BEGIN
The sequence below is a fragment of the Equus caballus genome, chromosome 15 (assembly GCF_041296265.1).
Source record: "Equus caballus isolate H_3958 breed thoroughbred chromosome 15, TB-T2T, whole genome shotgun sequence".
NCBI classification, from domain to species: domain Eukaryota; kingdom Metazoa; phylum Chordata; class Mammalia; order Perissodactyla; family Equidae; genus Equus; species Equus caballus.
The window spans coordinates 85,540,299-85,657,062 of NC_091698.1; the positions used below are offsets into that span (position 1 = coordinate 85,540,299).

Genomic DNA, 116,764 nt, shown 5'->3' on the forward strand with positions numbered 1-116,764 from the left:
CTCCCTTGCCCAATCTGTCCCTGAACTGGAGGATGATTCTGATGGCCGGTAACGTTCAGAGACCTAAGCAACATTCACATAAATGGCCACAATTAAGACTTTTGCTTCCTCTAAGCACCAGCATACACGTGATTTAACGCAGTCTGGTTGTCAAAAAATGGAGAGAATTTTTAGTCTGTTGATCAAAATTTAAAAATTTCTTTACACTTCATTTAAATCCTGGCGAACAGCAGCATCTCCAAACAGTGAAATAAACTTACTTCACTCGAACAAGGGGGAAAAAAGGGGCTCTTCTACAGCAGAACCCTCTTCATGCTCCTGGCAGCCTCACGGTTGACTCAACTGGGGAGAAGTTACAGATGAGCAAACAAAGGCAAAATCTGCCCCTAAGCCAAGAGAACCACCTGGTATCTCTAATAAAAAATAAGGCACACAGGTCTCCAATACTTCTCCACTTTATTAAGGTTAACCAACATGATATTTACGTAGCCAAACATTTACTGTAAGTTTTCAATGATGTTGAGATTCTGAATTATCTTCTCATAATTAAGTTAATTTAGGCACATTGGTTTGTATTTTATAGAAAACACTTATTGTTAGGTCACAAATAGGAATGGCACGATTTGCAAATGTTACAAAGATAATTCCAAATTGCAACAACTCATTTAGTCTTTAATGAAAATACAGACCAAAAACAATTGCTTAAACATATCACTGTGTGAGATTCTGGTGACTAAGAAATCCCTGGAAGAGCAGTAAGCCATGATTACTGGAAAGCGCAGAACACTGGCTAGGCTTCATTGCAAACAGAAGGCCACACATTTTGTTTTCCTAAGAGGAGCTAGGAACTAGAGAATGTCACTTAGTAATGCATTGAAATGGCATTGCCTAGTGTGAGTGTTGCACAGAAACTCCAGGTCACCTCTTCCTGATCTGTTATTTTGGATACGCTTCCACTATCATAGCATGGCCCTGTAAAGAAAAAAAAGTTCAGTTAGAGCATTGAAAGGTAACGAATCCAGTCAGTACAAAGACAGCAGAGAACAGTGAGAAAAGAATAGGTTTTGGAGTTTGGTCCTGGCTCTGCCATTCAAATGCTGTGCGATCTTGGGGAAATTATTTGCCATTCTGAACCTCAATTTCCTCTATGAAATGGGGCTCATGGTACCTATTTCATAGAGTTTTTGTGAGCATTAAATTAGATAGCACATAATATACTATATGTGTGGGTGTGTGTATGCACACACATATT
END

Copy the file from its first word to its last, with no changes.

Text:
The sequence below is a fragment of the Equus caballus genome, chromosome 15 (assembly GCF_041296265.1).
Source record: "Equus caballus isolate H_3958 breed thoroughbred chromosome 15, TB-T2T, whole genome shotgun sequence".
NCBI classification, from domain to species: domain Eukaryota; kingdom Metazoa; phylum Chordata; class Mammalia; order Perissodactyla; family Equidae; genus Equus; species Equus caballus.
The window spans coordinates 85,540,299-85,657,062 of NC_091698.1; the positions used below are offsets into that span (position 1 = coordinate 85,540,299).

Genomic DNA, 116,764 nt, shown 5'->3' on the forward strand with positions numbered 1-116,764 from the left:
CTCCCTTGCCCAATCTGTCCCTGAACTGGAGGATGATTCTGATGGCCGGTAACGTTCAGAGACCTAAGCAACATTCACATAAATGGCCACAATTAAGACTTTTGCTTCCTCTAAGCACCAGCATACACGTGATTTAACGCAGTCTGGTTGTCAAAAAATGGAGAGAATTTTTAGTCTGTTGATCAAAATTTAAAAATTTCTTTACACTTCATTTAAATCCTGGCGAACAGCAGCATCTCCAAACAGTGAAATAAACTTACTTCACTCGAACAAGGGGGAAAAAAGGGGCTCTTCTACAGCAGAACCCTCTTCATGCTCCTGGCAGCCTCACGGTTGACTCAACTGGGGAGAAGTTACAGATGAGCAAACAAAGGCAAAATCTGCCCCTAAGCCAAGAGAACCACCTGGTATCTCTAATAAAAAATAAGGCACACAGGTCTCCAATACTTCTCCACTTTATTAAGGTTAACCAACATGATATTTACGTAGCCAAACATTTACTGTAAGTTTTCAATGATGTTGAGATTCTGAATTATCTTCTCATAATTAAGTTAATTTAGGCACATTGGTTTGTATTTTATAGAAAACACTTATTGTTAGGTCACAAATAGGAATGGCACGATTTGCAAATGTTACAAAGATAATTCCAAATTGCAACAACTCATTTAGTCTTTAATGAAAATACAGACCAAAAACAATTGCTTAAACATATCACTGTGTGAGATTCTGGTGACTAAGAAATCCCTGGAAGAGCAGTAAGCCATGATTACTGGAAAGCGCAGAACACTGGCTAGGCTTCATTGCAAACAGAAGGCCACACATTTTGTTTTCCTAAGAGGAGCTAGGAACTAGAGAATGTCACTTAGTAATGCATTGAAATGGCATTGCCTAGTGTGAGTGTTGCACAGAAACTCCAGGTCACCTCTTCCTGATCTGTTATTTTGGATACGCTTCCACTATCATAGCATGGCCCTGTAAAGAAAAAAAAGTTCAGTTAGAGCATTGAAAGGTAACGAATCCAGTCAGTACAAAGACAGCAGAGAACAGTGAGAAAAGAATAGGTTTTGGAGTTTGGTCCTGGCTCTGCCATTCAAATGCTGTGCGATCTTGGGGAAATTATTTGCCATTCTGAACCTCAATTTCCTCTATGAAATGGGGCTCATGGTACCTATTTCATAGAGTTTTTGTGAGCATTAAATTAGATAGCACATAATATACTATATGTGTGGGTGTGTGTATGCACACACATATT